AfBA: Bad Governance, Sabotage, Religious Bigotry Fueling Terrorism
* Irabor seeks new approach to tackle security crises in Africa
Kingsley Nwezeh in Abuja
The African Bar Association (AfBA) yesterday declared that bad governance, sabotage within security circle and religious bigotry were fueling terrorism in Nigeria and other African countries.
Speaking at the opening ceremony of the 2022 Maiden Armed Forces and Other Security Agencies Law Conference in Abuja, the Chairman of the body, Mr. Hannibal Uwaifo, said conflicts were complicated by bad governance and religious bigotry which made it difficult for the Armed Forces and security agencies to bring the situation under control.
The position of the continental bar association came just as the Chief of Defence Staff, Gen. Lucky Irabor, said the asymmetric nature of conflicts in Nigeria and Africa required a new approach in containing security crises on the continent.
Also, a former Chief of Defence Staff, Gen Alexander Ogomudia (rtd), lamented the insecurity bedeviling the continent especially the West of the Sahel, which he said was, “becoming something else.”
He also pointed the way forward in averting collateral damage in war situations by war commanders, saying that such commanders should be guided by the Rules of Engagement (RoE).
Uwaifo, who spoke at the conference in Abuja with the theme: “Enhancing the Operational Capacities of African Armed Forces and other Security Agencies: Law as a Vital Instrument,” said, “sabotage from within, inadequate intelligence gatherings, lack of synergy amongst security agencies are also factors contributing to the deteriorating security situation. Ethiopia, Nigeria, Kenya, Sudan, Libya, Cameroun, CAR, the DRC, Somalia, Mali, Niger, Chad and so on are some of the worst hit where hundreds of thousands of lives have been lost including those of our armed forces and security personnel, while the military and security agencies continue to suffer these heavy casualties in defence of the territorial integrity and security of our borders, public perception of their actions and inactions appears very poor.”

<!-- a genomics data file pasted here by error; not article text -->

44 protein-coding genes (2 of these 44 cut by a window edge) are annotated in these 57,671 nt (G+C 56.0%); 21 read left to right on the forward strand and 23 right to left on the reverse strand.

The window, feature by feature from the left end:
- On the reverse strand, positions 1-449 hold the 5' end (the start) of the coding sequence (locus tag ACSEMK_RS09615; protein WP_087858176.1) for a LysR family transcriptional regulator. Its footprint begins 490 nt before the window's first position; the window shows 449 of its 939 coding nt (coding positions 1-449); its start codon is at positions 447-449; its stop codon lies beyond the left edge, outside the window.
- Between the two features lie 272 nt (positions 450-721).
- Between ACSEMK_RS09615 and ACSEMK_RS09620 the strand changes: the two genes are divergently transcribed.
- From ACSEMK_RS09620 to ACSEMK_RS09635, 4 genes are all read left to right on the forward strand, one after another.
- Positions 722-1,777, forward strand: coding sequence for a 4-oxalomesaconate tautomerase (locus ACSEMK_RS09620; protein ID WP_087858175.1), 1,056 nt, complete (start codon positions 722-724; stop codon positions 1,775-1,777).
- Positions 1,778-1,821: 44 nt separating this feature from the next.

He said the volatile situation was, “largely due to the activities of politicians, lack of information, acts of criminals within and inter-security agencies rivalry. There have also been largely no frequent interactions with civil groups who are largely the vocal voice of the civil populace.
“The high casualty rate of our security forces arising from these conflicts and the lack of popular support for the military and other security agencies has become a source of concern for the African Bar Association and its leadership.”
Speaking further, he said, “in Nigeria, terrorists, bandits, and other criminal gangs have been terrorising towns and villages in the northern part of the country for over a decade.
“Most of these criminals are fueled by political activities and religious extremism. The Nigerian Military and other security agencies saddled with the responsibility of tackling them are either lacking in equipment or morale.
“While it is clear that they are doing their best in the circumstance, their inability to secure full public support and the activities of civilian saboteurs is making the job difficult.”